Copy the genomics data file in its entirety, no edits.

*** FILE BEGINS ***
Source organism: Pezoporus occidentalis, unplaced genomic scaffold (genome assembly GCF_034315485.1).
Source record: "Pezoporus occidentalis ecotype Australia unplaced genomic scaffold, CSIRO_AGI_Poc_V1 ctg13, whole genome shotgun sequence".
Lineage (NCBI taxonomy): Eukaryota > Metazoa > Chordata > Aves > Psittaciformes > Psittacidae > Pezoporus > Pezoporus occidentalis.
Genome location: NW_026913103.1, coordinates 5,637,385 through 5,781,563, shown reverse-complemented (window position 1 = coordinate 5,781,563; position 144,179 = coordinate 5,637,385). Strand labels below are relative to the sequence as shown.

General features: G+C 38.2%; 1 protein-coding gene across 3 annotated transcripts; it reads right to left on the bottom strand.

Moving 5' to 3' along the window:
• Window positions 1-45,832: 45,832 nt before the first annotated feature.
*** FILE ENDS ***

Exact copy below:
Source organism: Pezoporus occidentalis, unplaced genomic scaffold (genome assembly GCF_034315485.1).
Source record: "Pezoporus occidentalis ecotype Australia unplaced genomic scaffold, CSIRO_AGI_Poc_V1 ctg13, whole genome shotgun sequence".
Lineage (NCBI taxonomy): Eukaryota > Metazoa > Chordata > Aves > Psittaciformes > Psittacidae > Pezoporus > Pezoporus occidentalis.
Genome location: NW_026913103.1, coordinates 5,637,385 through 5,781,563, shown reverse-complemented (window position 1 = coordinate 5,781,563; position 144,179 = coordinate 5,637,385). Strand labels below are relative to the sequence as shown.

General features: G+C 38.2%; 1 protein-coding gene across 3 annotated transcripts; it reads right to left on the bottom strand.

Moving 5' to 3' along the window:
• Window positions 1-45,832: 45,832 nt before the first annotated feature.